Building Tomorrow: Long-Term Economic Trends in India

Building Tomorrow: Long-Term Economic Trends in India

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Even before the COVID-19 lockdown, the Indian economy was slowing sharply. Private consumption and government expenditure, two of the main drivers of economic growth, were faltering. COVID-19 has dealt the economy a severe blow. How will the country’s slowdown and impact of COVID-19 in recent months affect its economic outlook?

Impact of COVID-19

COVID-19 pulled out the rug from an economy that was already stumbling. Private consumption ground to a near halt, curtailing tax revenue and severely constraining government expenditure — something that we now know the economy depends on. Complicating this is the very high fiscal deficit, which limits the government’s option of borrowing more from the market.

It is now increasingly evident that COVID-19 has severely impacted gross domestic product growth and the country is staring at the possibility of a recession and serious contraction. The International Monetary Fund estimates that the contraction may be 4.8%, while other economists predict between 5 and 7%, which is very serious for a country like India. Recently ICRA Limited predicted a whopping 8.5% contraction.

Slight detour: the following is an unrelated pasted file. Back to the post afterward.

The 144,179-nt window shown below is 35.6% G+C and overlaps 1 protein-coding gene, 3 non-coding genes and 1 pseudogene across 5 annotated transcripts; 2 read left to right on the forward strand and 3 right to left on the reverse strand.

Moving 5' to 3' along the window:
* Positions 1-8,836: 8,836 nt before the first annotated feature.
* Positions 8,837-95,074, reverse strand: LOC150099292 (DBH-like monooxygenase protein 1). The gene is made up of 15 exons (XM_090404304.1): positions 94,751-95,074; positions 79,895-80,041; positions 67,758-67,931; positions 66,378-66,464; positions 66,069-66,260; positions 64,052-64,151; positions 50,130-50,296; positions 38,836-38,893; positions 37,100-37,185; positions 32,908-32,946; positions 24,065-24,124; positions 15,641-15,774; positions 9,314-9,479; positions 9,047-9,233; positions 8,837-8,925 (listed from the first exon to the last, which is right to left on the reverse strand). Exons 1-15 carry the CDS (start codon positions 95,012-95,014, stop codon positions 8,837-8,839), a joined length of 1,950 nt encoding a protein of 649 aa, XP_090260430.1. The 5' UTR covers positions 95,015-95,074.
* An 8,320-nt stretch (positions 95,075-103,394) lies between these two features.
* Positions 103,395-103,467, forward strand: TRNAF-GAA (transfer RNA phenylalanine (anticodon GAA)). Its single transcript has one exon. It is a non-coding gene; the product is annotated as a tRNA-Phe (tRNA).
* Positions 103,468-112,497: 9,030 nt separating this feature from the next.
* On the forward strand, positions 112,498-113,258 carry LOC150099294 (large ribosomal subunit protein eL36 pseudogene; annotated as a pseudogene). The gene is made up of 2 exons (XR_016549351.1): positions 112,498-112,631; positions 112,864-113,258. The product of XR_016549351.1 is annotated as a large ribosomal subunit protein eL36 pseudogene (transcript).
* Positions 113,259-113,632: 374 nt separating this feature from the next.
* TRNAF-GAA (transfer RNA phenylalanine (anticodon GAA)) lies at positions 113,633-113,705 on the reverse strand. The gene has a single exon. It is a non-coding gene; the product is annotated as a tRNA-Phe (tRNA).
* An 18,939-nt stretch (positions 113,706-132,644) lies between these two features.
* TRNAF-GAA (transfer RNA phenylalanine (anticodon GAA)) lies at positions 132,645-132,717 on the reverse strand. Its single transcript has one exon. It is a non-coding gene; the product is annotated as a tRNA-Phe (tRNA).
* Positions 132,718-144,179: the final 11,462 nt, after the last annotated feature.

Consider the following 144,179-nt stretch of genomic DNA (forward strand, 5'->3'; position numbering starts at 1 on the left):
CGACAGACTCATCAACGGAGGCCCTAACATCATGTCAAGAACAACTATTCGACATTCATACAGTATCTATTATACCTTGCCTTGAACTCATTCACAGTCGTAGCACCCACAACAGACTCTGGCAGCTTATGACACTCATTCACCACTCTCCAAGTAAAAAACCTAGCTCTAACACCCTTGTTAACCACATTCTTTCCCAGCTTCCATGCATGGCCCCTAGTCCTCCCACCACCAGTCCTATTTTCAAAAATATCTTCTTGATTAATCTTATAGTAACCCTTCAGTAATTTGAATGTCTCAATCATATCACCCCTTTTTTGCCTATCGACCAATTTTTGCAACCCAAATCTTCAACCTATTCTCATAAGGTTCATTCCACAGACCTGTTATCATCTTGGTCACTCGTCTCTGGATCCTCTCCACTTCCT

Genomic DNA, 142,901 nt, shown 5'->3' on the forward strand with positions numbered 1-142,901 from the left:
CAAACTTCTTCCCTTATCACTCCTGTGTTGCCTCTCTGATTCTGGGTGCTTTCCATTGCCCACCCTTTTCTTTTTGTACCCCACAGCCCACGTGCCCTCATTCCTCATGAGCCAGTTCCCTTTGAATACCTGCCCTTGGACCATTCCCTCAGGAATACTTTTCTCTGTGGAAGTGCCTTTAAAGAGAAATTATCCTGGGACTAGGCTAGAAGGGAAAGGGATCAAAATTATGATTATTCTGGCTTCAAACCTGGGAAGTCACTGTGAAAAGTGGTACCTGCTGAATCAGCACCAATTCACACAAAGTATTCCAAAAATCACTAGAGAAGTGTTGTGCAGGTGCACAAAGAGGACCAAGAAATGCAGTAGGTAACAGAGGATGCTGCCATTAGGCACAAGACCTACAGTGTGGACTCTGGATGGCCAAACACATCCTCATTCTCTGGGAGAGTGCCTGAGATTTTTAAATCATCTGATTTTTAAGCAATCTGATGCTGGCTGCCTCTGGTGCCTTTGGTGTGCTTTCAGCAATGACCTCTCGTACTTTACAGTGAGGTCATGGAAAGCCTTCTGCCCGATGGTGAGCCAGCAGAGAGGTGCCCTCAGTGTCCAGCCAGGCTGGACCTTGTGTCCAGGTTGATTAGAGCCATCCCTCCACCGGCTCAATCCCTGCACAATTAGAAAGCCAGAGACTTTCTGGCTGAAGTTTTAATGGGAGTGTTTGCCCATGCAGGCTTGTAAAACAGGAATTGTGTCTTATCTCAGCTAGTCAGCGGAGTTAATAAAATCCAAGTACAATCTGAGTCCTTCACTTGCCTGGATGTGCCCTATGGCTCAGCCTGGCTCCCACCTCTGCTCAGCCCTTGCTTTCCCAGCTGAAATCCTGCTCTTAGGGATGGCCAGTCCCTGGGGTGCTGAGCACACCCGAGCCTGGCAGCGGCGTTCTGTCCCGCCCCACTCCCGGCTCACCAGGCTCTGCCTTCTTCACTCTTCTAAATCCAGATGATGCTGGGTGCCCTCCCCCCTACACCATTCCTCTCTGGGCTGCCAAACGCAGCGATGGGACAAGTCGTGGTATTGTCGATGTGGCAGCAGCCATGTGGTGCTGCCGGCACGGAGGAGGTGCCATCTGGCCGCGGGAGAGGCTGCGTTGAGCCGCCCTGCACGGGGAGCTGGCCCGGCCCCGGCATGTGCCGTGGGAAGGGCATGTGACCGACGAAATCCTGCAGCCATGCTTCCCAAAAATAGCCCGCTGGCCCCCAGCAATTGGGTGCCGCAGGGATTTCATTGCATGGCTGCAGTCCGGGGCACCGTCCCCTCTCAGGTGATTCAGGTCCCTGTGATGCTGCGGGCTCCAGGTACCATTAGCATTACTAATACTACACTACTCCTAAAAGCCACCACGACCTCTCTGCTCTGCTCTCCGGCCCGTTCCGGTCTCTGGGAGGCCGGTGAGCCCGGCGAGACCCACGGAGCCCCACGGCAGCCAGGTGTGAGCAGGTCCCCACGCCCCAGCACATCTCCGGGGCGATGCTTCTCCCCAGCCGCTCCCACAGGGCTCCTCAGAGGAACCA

Economies like India are still struggling to control the spread of infection. Large parts of the economy are still under shutdown, and it will take a much longer time for them to emerge from it. We are seeing a loss close to $9 trillion in output over two years in the global economy, which is quite steep. The Indian economy would not be too contrarian to these global trends.

Issues in Policy Response to the Crisis

Much of the government and the Reserve Bank of India’s (RBI) efforts are geared toward the supply side in a bid to increase liquidity. However, because demand is compromised, there is a huge problem in reigniting the economy. All government measures geared toward opening economic activities have not moved the needle much. At this rate, it will take India around two years to fully recover and go back to the pre-COVID-19 level of growth.

Lack of Long-Term Strategy